WHEN RUMORS had spread through London about the play, a lollapalooza of five sets, actors playing a dog, a crocodile, pirates and Indians and a slew of other characters, some Of whom flew in and out of windows by means Of an unreliable mechanical contraption.

Spectators, including many professional critics, packed the Duke of York's Theatre on opening night. The theater's lights dimmed. Behind the last row of seats, a small figure paced nervously. At first glance, he appeared to be a boy in an oversized greatcoat. But the face was that of a man---J. M. Barrie, the 44-year4 old Scottish playwright whose Peter Pan was being performed for the first time.

Although one of London’s most celebrated playwrights, Barrie was sick with worry. The improbable story of a boy who refused to grow up was a risky and expensive theatrical venture. Barrie had rewritten the script a dozen times and was aware of talk that he had gone mad. But now the playwright knew that one element he could neither rehearse nor control would determine whether the criticism was founded.

The play reached its dramatic climax: Peter Pan's mercurial sidekick, Tinker Bell. had just swallowed poison to save her beloved Peter. Now, Peter was poised to deliver the line that would revive Tink ~ and determine the success or failure of the play.. “Do you believe in fairies? If you believe, clap your hands!"

Unless the audience of staid Victorians responded to Peter's plea, Barrie would be a laughingstock.

As all the world now knows, the playwright need not have worried. Since that December night 90 years ago, Peter Pan has been in continual production (save for two years during ~WorId War I!), seen by millions of people every year. It has been translated into dozens of languages and interpreted by hundreds of artists, from Mary Martin and Steven Spielberg to the animators of The Disney Studio.

Even today, it remains a story of enchantment that can transport the most world-weary adult or the most skeptical 11 year old to a land where children can fly and dreams really do come true. Hut few people know the story behind the story of the boy who would not grow up.

Born in 1860 James Matthew Barrie grew up to the clackety-clack sound of the hand looms that filled the simple weavers' cottages in The Tenements of Kirriemuir. Young James was the ninth of ten children. His puritanical mother; Margaret Ogilvy, doled on her handsome older son David, telling everyone that he would one day fulfill her ambitions by becoming a Doctor of Divinity.

Unlike David, who was athletic and smart, James was the family runt. He was neither good-looking nor showed any academic promise. Jamie was largely entrusted to his older sister Jane Ann. But when Jane Ann was preoccupied, Jamie sneaked out to watch traveling minstrel shows, which his mother considered tawdry and wicked. Soon James was acting out his own boyish dramas, exacting toys from the local children as admission.

Jamie’s carefree existence came to an end on the eve of David's r4th birthday. Margaret had consented to let David go to a boarding school run by his older brother in Bothwell, about 70 miles away. At a skating party one January afternoon, he lent his skates to a schoolmate. The friend crashed into David, who fell head first on the ice.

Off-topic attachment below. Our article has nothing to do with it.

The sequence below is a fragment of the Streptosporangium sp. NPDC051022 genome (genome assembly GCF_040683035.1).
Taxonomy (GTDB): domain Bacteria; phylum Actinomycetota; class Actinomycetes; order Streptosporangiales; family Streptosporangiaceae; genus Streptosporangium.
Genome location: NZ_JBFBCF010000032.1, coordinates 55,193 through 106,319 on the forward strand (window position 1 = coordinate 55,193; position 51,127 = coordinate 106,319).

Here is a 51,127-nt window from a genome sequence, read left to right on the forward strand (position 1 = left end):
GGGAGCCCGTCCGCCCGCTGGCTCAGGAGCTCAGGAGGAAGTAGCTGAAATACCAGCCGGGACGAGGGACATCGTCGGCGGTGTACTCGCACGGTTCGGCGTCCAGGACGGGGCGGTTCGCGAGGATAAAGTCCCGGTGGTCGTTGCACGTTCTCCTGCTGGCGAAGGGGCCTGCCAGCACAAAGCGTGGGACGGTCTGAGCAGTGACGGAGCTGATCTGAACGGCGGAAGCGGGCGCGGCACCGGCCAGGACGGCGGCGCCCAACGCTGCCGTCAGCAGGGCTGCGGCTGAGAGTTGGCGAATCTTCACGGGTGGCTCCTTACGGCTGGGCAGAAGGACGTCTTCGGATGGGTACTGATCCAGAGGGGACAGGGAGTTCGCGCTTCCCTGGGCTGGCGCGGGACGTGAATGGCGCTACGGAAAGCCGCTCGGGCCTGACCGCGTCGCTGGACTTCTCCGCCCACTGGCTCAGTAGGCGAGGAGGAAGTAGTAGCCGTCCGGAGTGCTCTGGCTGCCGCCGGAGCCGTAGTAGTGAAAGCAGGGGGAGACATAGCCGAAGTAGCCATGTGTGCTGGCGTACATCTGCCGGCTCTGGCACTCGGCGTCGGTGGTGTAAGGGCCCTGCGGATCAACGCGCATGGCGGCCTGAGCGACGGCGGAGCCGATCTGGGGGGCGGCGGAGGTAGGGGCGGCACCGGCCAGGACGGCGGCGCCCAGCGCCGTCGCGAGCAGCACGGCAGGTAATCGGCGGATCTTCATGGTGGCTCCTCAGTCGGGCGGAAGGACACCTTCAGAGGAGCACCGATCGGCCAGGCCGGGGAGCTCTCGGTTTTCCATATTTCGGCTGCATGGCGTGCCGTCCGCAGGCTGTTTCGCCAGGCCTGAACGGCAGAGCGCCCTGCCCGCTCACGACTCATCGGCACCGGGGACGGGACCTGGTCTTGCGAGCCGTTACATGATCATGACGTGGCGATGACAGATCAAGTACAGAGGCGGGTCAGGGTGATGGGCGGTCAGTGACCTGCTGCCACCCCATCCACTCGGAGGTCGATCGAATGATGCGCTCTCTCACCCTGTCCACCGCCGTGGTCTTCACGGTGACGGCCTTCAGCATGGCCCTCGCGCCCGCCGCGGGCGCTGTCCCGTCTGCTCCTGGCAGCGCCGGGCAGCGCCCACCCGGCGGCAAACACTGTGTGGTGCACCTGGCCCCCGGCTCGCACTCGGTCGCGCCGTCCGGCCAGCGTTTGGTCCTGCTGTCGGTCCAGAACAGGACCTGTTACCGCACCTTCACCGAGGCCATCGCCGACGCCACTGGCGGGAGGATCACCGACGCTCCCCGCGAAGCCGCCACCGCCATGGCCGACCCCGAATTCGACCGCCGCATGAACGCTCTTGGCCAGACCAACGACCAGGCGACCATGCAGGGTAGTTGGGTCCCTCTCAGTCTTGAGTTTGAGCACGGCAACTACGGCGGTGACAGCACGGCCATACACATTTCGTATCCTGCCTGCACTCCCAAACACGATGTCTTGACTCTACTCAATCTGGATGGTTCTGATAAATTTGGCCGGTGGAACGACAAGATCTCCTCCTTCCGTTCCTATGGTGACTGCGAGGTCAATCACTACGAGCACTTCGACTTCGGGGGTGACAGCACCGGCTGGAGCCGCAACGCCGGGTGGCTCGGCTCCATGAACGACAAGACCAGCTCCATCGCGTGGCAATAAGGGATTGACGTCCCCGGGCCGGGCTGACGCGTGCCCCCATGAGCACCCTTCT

Back in Kirriermuir, James, just six years old, searched his mother's face as his father read the telegram that said David was dead. Margaret was overwhelmed with grief. Her dreams of prominence dashed, she took to her led and lay despondent in the darkened room for many months. Jane Ann, who now shouldered all the household duties, had little time to comfort James when he sat weeping n the stairs leading to his mother's room. Finally, Jane Ann told the crying child, "Go in and make her realize she still has another boy."

James crept timidly into his mother's dark room. When Margaret heard the child in her doorway, she gasped, "Is that you" Unnerved, James replied in a shaking voice, "No, it's no' him, it's just me." Margaret cried out,~ and through the dark James could sense her outstretched arms.

From that moment, Margaret began to recover. Each day, James spent most of his waking hours at her bedside as she told him stories from her childhood. Years later, James merged these with his memories of Jane Ann to create Peter Pan's beloved Wendy.

But Margaret's grief had exacted a heavy toll on the small boy. It seemed that-the only way to win his mother's love ~~ and prevent her from wasting away was to turn himself into the boy who could never be replaced. Once, before one of his daily visits with his mother, James put on a suit of his lost brother's clothes, adopting David's cheery whistle and hands-in-pockets way of standing.

Oddly, James Barrie grew older, kit he never grew up. By age 17, just five fret tall, he had stopped growing. He apparently did not start shaving until he was 22. Some think he might have suffered from a glandular deficiency. It is also possible that, in an unconscious display of willpower, he arrested his own development soon after the age at which David had died.

Barrie persisted in his single-minded mission to achieve the success for which his mother yearned in the only way he knew how: by writing. He produced his first play at Dumfries Academy, where he was studying. He went on to study at Edinburgh University, supplementing his meager finances by writing critiques of plays for the Edinburgh Courant. Upon graduation, he wrote for the Nottingham Journal. By age 24 Barrie had set his sights on the big city. With only 12 pounds and all his belongings in a tiny brown trunk, he took the train to London.